Rural Drinking Water Service Levels: A Study of Andhra Pradesh, South India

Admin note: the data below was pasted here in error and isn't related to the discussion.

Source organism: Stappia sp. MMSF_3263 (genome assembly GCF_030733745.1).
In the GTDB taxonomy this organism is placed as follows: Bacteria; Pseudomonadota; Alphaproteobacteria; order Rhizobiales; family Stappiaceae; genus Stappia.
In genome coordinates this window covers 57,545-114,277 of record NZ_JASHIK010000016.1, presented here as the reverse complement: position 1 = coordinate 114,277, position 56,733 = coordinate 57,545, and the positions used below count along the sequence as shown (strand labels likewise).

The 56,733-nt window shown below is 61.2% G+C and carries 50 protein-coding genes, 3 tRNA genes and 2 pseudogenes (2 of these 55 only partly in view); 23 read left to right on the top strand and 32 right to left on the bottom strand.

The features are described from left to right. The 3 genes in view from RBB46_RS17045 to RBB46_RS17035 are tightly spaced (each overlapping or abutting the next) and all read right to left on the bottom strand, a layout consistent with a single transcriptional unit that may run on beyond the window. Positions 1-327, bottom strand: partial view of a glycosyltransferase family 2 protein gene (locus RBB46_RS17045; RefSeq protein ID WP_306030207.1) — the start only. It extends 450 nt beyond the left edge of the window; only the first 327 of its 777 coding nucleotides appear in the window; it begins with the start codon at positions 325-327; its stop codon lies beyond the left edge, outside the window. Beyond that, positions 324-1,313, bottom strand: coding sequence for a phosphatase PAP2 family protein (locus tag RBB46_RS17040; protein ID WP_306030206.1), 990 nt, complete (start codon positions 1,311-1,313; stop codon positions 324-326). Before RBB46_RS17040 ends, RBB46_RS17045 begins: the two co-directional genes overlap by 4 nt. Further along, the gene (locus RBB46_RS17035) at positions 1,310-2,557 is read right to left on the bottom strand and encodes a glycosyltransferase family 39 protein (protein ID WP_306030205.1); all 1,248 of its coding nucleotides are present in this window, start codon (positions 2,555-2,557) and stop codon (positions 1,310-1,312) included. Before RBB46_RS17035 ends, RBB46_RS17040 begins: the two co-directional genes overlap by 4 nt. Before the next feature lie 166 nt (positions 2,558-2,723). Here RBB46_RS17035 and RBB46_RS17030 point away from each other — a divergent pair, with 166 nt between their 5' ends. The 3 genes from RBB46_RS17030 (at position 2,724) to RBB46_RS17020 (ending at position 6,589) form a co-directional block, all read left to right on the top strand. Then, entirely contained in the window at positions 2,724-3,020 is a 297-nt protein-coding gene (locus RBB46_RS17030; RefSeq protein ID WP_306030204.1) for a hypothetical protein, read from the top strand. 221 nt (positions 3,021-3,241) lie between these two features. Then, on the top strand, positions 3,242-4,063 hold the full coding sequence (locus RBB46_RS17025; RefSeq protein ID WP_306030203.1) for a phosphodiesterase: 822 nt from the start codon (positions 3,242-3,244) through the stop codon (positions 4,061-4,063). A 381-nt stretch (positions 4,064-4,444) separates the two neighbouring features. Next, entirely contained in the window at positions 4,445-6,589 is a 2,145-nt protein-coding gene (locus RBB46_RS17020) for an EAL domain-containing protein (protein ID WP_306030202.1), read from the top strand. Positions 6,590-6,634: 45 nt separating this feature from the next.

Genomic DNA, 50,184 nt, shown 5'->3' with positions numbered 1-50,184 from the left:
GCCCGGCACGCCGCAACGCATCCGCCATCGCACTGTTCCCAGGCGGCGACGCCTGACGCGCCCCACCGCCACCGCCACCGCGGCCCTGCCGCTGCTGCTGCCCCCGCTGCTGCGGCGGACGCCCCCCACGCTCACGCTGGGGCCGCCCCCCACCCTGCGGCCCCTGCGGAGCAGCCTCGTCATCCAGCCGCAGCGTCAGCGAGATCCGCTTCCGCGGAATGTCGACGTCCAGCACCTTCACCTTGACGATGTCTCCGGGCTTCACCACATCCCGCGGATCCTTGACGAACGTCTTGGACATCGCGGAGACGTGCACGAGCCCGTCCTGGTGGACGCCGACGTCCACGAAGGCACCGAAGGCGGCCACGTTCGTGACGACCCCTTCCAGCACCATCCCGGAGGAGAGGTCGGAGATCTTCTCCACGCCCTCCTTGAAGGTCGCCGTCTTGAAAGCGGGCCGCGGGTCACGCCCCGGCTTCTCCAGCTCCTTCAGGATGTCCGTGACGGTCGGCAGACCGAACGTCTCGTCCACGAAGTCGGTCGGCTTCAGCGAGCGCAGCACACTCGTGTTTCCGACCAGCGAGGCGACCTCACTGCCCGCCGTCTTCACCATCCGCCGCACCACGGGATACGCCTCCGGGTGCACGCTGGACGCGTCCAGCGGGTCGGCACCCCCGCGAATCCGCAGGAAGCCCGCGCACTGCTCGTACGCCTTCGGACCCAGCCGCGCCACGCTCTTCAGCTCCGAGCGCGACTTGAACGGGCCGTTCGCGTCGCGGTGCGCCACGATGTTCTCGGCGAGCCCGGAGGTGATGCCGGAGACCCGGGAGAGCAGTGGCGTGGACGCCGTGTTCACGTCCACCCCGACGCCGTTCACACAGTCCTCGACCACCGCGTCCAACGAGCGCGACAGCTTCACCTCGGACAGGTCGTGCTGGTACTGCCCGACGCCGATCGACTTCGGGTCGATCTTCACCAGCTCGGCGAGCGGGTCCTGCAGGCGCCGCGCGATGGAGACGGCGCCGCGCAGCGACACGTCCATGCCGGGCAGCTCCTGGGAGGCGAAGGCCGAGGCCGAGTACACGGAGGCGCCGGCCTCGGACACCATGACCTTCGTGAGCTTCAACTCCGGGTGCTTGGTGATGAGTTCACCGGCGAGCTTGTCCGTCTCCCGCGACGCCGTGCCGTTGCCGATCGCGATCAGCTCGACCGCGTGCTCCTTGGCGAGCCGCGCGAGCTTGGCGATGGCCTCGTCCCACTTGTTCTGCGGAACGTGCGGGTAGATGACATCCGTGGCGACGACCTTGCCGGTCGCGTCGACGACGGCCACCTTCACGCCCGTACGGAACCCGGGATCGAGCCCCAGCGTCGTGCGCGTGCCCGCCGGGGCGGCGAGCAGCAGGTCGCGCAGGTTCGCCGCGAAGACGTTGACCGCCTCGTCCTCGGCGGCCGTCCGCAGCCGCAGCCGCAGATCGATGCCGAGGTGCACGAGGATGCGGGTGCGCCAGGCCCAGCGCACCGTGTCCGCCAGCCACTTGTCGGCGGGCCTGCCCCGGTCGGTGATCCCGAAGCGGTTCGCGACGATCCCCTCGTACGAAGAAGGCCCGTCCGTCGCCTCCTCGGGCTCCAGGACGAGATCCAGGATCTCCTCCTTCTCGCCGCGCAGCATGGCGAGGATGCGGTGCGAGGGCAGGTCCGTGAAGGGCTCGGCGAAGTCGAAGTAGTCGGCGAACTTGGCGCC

“Water for all at all times” continues to be a policy objective for the Government of India, which is close to achieving full coverage in terms of access to infrastructure. However, the vision of adequate quantity, quality, reliability and a predictable water supply at household level to everyone has yet to be achieved. In 2010/11 the WASHCost Project collected data from 5000 households over 100 villages in 9 agro-climatic zones in Andhra Pradesh, India, using a range of quantitative and qualitative methods to assess service delivery. Analysis reveals that users receive “basic” and “sub-standard” services despite high levels of investment in infrastructure. Maps using geographical information systems (GIS) demonstrate inequitable distribution of services among households; often the poorest families and disadvantaged caste groups receive relatively lower service levels. The study highlights the need for strategies to improve service delivery, build the capacities of communities and establish governance structures to ensure equitable services across social and economic groups.